Don't get me wrong -- BAE's business is doing fine. Revenue grew a modest 2% in the first half of 2019, but profit surged ahead 62% to $1 billion earned in the last six months, and $1.7 billion over the last year, with $1.3 billion in trailing free cash flow. Despite all this, though, BAE's stock price is down 13% since last August.
But perhaps not for long.
With $22 billion in trailing sales and a market capitalization of $22.5 billion, BAE Systems stock already sells for not much more than the one-times-sales long-term average valuation for defense stocks. Meanwhile, it sells for a steep discount to the current valuations of the larger U.S. defense stocks against which it competes -- such as General Dynamics (1.4 times sales), Lockheed Martin (1.9 times sales), and Raytheon (2 times sales) -- which suggests defense investors lately have become willing to pay higher-than-average prices to own these kinds of stocks.
Moreover, BAE Systems may soon deserve a bigger market capitalization. Last week, BAE won a big Pentagon contract that promises to boost its sales significantly. Considering the historical link between sales and market cap, I'd expect it to boost the company's stock price as well.
As the Pentagon announced in its September 25 daily update of contracts awarded, BAE has been contracted to produce the next five full-rate production lots of Advanced Precision Kill Weapon System (APKWS) II rockets for the Navy. Valued at $2.7 billion in total, the contract hires BAE to produce an unspecified number of the 2.75-inch "semi-active laser guided precision" rockets for the U.S. Navy, Army, and Air Force, as well as for the militaries of Afghanistan, Australia, Iraq, Jordan, Lebanon, Netherlands, the Philippines, Tunisia, and the United Kingdom.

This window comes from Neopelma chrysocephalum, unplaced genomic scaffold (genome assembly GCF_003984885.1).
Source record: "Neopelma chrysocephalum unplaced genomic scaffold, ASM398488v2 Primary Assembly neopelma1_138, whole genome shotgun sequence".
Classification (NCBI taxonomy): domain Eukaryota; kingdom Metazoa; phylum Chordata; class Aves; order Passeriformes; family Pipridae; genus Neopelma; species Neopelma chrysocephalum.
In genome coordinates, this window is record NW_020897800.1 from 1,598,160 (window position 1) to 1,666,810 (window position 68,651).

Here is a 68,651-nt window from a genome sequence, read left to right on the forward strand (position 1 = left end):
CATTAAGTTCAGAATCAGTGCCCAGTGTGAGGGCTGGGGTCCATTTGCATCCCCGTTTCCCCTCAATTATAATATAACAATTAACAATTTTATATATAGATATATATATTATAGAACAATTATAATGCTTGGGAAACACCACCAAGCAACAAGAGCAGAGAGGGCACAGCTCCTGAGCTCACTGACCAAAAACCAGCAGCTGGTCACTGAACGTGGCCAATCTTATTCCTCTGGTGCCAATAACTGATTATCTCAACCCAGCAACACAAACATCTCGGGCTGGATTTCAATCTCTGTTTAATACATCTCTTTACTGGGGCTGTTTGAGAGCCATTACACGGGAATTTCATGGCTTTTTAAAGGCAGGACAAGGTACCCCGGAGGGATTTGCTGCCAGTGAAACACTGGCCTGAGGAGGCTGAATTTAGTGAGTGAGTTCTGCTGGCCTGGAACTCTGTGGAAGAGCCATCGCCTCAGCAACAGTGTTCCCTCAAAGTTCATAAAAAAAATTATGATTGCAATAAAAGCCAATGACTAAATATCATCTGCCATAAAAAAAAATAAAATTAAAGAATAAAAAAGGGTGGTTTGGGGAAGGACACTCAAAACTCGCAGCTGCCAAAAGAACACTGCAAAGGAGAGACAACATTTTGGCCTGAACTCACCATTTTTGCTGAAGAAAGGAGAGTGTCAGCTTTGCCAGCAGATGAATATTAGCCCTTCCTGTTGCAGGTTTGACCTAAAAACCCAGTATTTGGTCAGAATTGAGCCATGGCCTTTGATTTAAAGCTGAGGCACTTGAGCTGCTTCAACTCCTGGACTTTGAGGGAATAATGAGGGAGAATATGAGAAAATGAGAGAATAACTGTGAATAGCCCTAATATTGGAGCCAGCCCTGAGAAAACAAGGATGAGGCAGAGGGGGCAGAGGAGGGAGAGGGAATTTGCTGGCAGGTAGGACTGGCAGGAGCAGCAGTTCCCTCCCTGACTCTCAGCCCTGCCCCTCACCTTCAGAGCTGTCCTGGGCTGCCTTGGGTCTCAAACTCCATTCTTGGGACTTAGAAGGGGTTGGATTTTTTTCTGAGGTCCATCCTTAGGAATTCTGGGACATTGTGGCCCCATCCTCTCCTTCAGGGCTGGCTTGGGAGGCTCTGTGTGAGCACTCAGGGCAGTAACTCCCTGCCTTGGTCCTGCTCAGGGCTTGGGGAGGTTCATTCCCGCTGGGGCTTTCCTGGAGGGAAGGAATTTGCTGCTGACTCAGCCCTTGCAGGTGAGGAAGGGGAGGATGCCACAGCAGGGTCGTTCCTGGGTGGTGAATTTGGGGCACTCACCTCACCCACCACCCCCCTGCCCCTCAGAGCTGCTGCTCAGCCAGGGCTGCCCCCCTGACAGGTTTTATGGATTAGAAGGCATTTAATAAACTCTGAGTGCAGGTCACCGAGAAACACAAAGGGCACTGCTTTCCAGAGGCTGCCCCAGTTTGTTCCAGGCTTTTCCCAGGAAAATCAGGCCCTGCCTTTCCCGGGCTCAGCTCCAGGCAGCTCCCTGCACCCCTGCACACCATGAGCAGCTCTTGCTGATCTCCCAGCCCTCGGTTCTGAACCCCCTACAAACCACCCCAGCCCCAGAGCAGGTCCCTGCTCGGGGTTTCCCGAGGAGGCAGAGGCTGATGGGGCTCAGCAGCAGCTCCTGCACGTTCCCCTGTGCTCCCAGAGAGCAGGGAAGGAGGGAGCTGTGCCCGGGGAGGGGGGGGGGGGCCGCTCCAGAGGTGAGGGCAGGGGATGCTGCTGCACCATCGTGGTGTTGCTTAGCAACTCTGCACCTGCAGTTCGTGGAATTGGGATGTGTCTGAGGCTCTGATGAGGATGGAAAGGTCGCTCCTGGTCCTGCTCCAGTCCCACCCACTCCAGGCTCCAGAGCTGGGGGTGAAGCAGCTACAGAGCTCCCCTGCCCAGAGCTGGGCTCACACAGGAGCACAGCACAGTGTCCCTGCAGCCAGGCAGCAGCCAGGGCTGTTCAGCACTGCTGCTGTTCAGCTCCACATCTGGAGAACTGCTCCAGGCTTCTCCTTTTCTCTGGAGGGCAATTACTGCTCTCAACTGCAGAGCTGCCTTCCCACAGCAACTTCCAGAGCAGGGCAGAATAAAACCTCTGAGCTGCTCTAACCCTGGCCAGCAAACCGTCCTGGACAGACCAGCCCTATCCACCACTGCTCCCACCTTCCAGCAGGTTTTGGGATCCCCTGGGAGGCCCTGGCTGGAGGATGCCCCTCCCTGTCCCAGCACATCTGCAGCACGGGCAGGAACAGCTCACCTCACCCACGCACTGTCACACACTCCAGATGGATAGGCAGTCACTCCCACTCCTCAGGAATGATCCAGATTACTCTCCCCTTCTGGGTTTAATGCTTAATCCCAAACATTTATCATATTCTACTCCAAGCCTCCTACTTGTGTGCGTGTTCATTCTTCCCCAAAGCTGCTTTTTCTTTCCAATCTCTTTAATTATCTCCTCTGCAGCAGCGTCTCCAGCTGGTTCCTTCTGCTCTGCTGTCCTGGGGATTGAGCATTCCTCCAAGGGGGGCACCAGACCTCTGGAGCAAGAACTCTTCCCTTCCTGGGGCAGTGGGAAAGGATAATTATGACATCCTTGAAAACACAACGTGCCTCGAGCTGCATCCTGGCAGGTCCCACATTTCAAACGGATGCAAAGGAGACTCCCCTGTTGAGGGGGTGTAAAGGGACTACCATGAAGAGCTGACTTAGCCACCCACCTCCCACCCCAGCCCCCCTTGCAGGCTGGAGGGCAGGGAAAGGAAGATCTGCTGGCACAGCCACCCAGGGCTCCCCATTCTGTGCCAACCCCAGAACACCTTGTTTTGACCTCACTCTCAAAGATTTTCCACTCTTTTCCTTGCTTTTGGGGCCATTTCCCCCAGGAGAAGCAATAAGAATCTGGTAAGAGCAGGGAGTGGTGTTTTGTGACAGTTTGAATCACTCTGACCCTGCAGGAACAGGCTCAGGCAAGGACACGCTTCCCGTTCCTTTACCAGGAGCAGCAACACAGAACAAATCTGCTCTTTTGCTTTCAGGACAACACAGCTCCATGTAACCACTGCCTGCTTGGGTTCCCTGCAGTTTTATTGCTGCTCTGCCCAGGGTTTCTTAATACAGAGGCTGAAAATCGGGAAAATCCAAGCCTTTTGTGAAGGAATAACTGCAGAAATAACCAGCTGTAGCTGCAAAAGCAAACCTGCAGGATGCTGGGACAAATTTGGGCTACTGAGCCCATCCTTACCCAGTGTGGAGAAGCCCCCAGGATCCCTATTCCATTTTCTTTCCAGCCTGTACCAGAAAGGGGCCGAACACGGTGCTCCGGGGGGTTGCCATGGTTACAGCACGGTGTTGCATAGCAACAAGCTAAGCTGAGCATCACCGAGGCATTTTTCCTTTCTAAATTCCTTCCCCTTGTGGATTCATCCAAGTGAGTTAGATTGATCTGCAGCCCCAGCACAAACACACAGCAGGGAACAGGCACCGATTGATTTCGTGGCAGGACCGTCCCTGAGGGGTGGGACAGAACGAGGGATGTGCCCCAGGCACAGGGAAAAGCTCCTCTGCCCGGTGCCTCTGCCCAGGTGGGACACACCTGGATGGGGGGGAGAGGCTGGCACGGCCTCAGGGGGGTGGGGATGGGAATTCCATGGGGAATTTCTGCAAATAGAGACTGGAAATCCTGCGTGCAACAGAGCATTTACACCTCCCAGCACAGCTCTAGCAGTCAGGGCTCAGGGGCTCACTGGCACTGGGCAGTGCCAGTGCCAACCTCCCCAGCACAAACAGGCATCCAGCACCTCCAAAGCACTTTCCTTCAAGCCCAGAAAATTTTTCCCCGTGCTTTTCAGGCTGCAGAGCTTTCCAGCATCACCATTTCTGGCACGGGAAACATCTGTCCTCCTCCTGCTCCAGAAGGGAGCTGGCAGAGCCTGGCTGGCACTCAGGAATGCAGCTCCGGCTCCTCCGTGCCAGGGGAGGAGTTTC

APKWS in dollars and cents
BAE, of course, will not fulfill its contract all in one day, nor will the company receive all of this $2.7 billion in one lump sum. Rather, BAE's contract will stretch all the way from its award date through December 2025, as it produces batches of rockets as needed. But even stretched over more than five years, the contract is a significant win for BAE.
The contract value is equivalent to about one-eighth of a year's revenue for the company and could therefore either add to, or at worst secure more than a third of the 5.7% annual sales growth rate analysts are modeling for BAE stock (per S&P Global Market Intelligence data). Moreover, this revenue will flow through BAE's second most profitable business division, Electronic Systems, which is responsible for production of the "seeker optics" that transform a basic unguided 2.75-inch rocket into a "pinpoint" accurate smart weapon.
At Electronic Systems' 15.3% operating profit margin, this contract should produce total operating profit of more than $410 million for BAE, or about one-sixth of all the profit it earned last year.
The upshot for investors
At roughly 13 times trailing earnings, with a 6%-ish growth rate and a dividend yield of nearly 4%, BAE stock looks close to fairly priced to me. Then again, with similar defense companies being awarded much higher valuations by investors, I could be wrong about that, and BAE might actually be undervalued relative to the competition. Factor in a big boost to sales at above-average profit margins from this latest Pentagon contract, and there's even more potential for BAE stock to go up.